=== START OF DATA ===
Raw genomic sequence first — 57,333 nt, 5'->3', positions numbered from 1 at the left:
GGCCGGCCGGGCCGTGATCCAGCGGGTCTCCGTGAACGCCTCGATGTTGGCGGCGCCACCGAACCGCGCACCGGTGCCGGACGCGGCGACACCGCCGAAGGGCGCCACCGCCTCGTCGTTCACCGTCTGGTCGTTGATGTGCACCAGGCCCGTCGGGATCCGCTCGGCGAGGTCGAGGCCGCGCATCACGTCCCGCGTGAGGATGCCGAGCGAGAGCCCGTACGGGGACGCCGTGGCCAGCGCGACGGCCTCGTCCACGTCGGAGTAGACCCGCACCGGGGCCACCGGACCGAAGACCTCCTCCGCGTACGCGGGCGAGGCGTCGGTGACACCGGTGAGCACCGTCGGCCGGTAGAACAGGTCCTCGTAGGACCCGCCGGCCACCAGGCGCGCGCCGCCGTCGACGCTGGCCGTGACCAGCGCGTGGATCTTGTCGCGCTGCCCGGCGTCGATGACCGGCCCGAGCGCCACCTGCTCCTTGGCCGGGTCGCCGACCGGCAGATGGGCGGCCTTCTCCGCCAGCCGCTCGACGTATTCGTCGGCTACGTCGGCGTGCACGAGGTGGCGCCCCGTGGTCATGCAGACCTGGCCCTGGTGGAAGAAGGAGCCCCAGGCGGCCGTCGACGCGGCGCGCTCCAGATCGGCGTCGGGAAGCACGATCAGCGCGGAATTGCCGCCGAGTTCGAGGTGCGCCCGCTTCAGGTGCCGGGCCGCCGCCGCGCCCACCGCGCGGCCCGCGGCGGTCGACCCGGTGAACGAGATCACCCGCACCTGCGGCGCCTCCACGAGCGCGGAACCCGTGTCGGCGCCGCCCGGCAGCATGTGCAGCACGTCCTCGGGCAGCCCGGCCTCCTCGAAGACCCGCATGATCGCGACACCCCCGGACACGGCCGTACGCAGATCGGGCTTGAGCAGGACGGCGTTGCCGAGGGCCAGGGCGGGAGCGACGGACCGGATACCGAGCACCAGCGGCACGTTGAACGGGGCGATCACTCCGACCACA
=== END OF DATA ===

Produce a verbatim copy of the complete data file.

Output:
Raw genomic sequence first — 57,333 nt, 5'->3', positions numbered from 1 at the left:
GGCCGGCCGGGCCGTGATCCAGCGGGTCTCCGTGAACGCCTCGATGTTGGCGGCGCCACCGAACCGCGCACCGGTGCCGGACGCGGCGACACCGCCGAAGGGCGCCACCGCCTCGTCGTTCACCGTCTGGTCGTTGATGTGCACCAGGCCCGTCGGGATCCGCTCGGCGAGGTCGAGGCCGCGCATCACGTCCCGCGTGAGGATGCCGAGCGAGAGCCCGTACGGGGACGCCGTGGCCAGCGCGACGGCCTCGTCCACGTCGGAGTAGACCCGCACCGGGGCCACCGGACCGAAGACCTCCTCCGCGTACGCGGGCGAGGCGTCGGTGACACCGGTGAGCACCGTCGGCCGGTAGAACAGGTCCTCGTAGGACCCGCCGGCCACCAGGCGCGCGCCGCCGTCGACGCTGGCCGTGACCAGCGCGTGGATCTTGTCGCGCTGCCCGGCGTCGATGACCGGCCCGAGCGCCACCTGCTCCTTGGCCGGGTCGCCGACCGGCAGATGGGCGGCCTTCTCCGCCAGCCGCTCGACGTATTCGTCGGCTACGTCGGCGTGCACGAGGTGGCGCCCCGTGGTCATGCAGACCTGGCCCTGGTGGAAGAAGGAGCCCCAGGCGGCCGTCGACGCGGCGCGCTCCAGATCGGCGTCGGGAAGCACGATCAGCGCGGAATTGCCGCCGAGTTCGAGGTGCGCCCGCTTCAGGTGCCGGGCCGCCGCCGCGCCCACCGCGCGGCCCGCGGCGGTCGACCCGGTGAACGAGATCACCCGCACCTGCGGCGCCTCCACGAGCGCGGAACCCGTGTCGGCGCCGCCCGGCAGCATGTGCAGCACGTCCTCGGGCAGCCCGGCCTCCTCGAAGACCCGCATGATCGCGACACCCCCGGACACGGCCGTACGCAGATCGGGCTTGAGCAGGACGGCGTTGCCGAGGGCCAGGGCGGGAGCGACGGACCGGATACCGAGCACCAGCGGCACGTTGAACGGGGCGATCACTCCGACCACA